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Can Weight Specs Be Changed For a Given Model?

Tony Ambruso

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Dec 2, 2005
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I'm working on a Urgos model 03039B, a 5-tube, westminster chime, tall case clock with cables.

It just needed cleaning and some repairs to get the chimes working again, which prompted the cleaning. The second wheel chime bushing (rear plate) needed replacement. The bushing looked good except for a strange gouge at the six o'clock position on the inside of the rear plate. I replaced it and everything is fine. I don't have any pictures of the before and after, but it was a sizable gouge in an otherwise symmetrical bushing. So the clock runs and runs very well.

During an extended testing period - customer didn't want me to deliver until after she moved late next week. I examined the weights that came with the clock. Here's what I found:

Strike Weight = 8.75 lbs.
Time Weight = 8.75 lbs.
Chime Weight = 11.5 lbs.

Currently, I am running the clock with some of my shop weights, which are:

Strike Weight = 7.75 lbs.
Time Weight = 7.75 lbs.
Chime Weight = 9.75 lbs.

When I compared the clock's stock weights to Urgos Weight Reference Chart, which I verified its accuracy against what is on Butterworth's website, I found that the required weights for this model are:

Strike Weight = 7.75 lbs.
Time Weight = 7.75 lbs.
Chime Weight = 13.25 lbs.

Notice that the clock's strike & time weights are 1 pound heavier than the reference chart requires. Also, the clock's chime weight is 1.75 pounds lighter than required by the reference chart.

This clock is owned by a widow. It is fairly modern, only about 15 years old, I think. I believe it has never been serviced.

Because one weight shell was slightly damaged, all three weight shells were replaced with high quality German shells. While replacing the shells, I noted that all three weight sets had auxiliary weights in them, meaning more than one weight in each shell, but each shell is filled to the top. When I saw this, I didn't get the impression that these were not factory supplied weights, because of the neat fit. That may be a wrong assumption, but this woman is VERY particular about her clock.

Urgos was bought out by Hermle, and Hermle replaced the escapement (anchor and escape wheel) with one of theirs.

All this yakking from me leads to a question: Is it possible that the weight requirements changed when Hermle bought out Urgos and changed the escapement on this model? I know that would have no affect upon the chime weight requirement, but I thought maybe they updated it for some technical reason. Is it possible that these are the correct weights, and the spec was different when produced by Urgos? If I am looking at the current Urgos weight chart, might it not apply to this particular model?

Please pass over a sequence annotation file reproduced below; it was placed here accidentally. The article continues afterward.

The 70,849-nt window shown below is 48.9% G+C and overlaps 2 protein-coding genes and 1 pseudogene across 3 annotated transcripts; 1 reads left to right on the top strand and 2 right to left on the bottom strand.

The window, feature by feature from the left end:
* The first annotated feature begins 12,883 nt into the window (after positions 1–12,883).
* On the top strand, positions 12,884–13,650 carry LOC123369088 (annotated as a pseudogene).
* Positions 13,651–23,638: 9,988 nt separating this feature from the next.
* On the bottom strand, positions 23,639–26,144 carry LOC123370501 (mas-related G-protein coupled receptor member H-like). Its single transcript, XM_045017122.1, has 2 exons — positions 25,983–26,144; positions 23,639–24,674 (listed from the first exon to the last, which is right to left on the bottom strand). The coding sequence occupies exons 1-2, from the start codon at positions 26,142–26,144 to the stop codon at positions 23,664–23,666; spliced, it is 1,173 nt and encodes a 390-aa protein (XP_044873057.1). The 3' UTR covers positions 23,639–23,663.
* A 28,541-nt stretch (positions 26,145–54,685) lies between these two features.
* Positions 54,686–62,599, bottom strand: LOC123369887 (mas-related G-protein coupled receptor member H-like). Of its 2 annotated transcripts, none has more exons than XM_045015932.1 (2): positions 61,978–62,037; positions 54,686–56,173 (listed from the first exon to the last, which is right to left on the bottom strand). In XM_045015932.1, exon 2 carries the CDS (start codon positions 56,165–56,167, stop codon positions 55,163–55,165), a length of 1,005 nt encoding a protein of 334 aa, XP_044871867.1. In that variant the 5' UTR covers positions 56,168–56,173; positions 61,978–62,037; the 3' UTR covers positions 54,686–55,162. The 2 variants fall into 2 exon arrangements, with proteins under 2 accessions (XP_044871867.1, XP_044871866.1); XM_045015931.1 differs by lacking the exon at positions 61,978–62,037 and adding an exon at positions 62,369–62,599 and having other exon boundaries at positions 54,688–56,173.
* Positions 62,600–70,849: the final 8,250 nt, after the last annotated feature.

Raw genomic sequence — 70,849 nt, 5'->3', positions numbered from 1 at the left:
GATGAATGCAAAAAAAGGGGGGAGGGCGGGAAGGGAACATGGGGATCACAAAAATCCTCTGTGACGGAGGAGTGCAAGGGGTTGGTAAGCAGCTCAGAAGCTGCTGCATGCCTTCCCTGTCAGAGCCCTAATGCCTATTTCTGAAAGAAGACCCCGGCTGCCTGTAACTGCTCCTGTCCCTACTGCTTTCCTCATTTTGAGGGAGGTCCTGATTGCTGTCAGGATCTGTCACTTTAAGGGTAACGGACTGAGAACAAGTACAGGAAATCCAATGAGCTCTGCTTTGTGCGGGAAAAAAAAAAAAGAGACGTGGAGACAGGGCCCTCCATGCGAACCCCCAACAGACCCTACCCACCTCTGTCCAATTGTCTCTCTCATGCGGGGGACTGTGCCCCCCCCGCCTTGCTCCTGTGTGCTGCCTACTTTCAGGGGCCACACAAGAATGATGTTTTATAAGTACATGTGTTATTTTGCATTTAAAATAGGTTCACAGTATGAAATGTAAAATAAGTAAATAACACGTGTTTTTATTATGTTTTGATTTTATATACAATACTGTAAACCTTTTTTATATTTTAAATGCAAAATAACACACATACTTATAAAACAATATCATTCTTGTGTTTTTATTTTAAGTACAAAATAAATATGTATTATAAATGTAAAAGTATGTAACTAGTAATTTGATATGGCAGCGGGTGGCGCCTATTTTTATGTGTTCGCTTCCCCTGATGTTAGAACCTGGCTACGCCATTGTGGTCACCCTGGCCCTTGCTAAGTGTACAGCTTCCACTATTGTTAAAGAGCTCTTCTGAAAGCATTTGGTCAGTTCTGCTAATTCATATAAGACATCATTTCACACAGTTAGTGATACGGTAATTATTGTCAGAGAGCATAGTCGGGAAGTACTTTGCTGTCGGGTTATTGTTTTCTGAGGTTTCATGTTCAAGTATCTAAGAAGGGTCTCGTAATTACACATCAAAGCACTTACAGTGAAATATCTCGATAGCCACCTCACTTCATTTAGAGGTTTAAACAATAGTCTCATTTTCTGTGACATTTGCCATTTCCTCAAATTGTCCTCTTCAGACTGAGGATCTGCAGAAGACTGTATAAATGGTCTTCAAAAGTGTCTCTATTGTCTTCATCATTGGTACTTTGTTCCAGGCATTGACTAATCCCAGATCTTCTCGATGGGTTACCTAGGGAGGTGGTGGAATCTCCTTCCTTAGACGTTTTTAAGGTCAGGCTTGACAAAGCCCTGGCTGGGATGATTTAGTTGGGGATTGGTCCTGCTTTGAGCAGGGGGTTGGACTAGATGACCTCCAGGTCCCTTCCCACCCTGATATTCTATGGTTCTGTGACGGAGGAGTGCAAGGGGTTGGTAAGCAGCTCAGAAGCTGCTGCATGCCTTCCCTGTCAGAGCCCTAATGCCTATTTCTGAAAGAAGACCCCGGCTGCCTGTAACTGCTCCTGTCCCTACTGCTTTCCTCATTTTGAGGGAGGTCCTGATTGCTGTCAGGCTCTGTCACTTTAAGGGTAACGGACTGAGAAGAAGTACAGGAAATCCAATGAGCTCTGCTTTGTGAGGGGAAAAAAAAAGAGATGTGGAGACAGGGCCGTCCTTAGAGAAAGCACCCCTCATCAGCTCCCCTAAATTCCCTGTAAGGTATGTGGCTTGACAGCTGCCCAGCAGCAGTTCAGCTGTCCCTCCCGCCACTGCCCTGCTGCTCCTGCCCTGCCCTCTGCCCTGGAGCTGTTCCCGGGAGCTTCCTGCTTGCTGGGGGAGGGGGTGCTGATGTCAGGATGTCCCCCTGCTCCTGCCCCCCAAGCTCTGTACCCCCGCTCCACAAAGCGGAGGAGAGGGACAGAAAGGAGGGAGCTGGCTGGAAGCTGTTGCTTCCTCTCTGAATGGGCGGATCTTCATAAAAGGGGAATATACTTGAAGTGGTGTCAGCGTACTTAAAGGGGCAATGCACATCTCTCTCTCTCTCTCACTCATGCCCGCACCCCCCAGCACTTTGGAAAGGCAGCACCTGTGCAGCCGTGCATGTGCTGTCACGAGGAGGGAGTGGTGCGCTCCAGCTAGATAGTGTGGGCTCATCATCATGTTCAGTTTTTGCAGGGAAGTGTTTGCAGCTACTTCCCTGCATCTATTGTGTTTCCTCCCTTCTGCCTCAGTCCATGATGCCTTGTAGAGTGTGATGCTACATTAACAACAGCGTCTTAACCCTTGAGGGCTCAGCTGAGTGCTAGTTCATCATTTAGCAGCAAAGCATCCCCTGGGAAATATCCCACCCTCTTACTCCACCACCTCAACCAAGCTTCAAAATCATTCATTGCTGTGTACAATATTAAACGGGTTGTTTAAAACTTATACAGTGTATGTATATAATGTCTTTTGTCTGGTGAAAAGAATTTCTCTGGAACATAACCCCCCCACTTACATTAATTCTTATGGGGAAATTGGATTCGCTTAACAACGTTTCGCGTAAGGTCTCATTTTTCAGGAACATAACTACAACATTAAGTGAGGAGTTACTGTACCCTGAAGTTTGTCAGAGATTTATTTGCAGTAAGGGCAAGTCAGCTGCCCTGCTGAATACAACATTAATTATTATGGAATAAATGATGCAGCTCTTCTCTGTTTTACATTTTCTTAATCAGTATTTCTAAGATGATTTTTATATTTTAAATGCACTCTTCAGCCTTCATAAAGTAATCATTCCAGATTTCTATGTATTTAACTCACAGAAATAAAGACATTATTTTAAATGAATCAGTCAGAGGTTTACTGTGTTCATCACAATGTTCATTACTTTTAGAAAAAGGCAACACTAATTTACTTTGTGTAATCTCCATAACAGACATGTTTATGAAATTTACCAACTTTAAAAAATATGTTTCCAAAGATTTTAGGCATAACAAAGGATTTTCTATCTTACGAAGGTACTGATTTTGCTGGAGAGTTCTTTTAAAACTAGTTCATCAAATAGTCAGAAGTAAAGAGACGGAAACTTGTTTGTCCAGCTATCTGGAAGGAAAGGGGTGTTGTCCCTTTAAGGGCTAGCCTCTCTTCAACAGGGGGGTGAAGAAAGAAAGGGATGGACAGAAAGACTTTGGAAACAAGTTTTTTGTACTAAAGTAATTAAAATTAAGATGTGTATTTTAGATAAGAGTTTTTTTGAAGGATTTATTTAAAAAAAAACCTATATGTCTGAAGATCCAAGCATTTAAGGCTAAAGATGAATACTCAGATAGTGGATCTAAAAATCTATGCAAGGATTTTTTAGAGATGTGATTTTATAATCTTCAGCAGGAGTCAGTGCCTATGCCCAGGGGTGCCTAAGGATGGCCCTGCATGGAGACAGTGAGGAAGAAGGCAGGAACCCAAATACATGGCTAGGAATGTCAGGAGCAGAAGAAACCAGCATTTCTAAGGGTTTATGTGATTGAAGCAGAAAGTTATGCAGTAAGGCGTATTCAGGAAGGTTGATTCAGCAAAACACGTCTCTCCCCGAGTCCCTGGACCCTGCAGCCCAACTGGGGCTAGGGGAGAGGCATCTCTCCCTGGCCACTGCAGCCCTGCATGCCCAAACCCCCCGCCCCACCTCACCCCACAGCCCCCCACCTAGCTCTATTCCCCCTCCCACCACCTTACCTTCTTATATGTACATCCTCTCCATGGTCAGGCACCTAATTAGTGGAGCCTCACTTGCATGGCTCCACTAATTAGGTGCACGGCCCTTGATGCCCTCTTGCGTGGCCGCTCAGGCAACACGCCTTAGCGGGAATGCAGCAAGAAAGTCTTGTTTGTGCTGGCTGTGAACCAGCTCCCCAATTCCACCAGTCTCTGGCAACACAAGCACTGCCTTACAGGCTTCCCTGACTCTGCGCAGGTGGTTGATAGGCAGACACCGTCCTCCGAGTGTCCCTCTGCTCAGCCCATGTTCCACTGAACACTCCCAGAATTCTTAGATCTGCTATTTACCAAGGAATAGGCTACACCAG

The owner assures me no one changed these weights.

I know that mentioning weights should bring Scottie out.



 

Scottie-TX

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Certainly it did but only to opine that this just reeks of BUTTERWORTH - "All Things URGOS, Keiniger, and Hermle"
 

harold bain

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Tony, it is not impossible that the store selling the clock may have mixed up the weights from 2 different clocks, possibly to put more attractive weight shells with one of them. But for it to run on 3 1/2 pounds less than the recommended weight for the chime shows how much overweight the specs are. Let us know what Mark has to say:?|
 

MARK A. BUTTERWORTH

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There is a notation on the site that the time weight should match the strike if a wood stick pendulum is used, but should match the chime (for a rod chime) for a lyre pendulum. IF your customers clock has a lyre pendulum then the 8.75 lb would be correct for a Westminster rod chime. Certainly the heavier weight will not hurt it if it is a wood stick. These are min. specs.

The chime weight should be 13.25 lb but if those work for you, no problem. It will possibly stop earilier than othewise once wear starts showing up.

An earlier point is correct in that the manufacturer who supplied most of the weights in the past claims about 40% were wrong simply because the store sent the wrong ones out with the clock or in some cases the finished clock manufacturer underweighted the clock from the original specs to save money. For this reason this is usually our first question in a weight driven clock problem. The fact that they are original does not always make them correct.
 

Scottie-TX

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Just me and most here know what that means.
Now that "All Things Hermle" has counselled - if I KNEW the weights present are not correct, I would determine MY weight preference and I would do that ala LAB - by using overswing as a gauge, timeside, and perhaps speed of strike and chime for those trains. All these being preference only once minima have been established.
 
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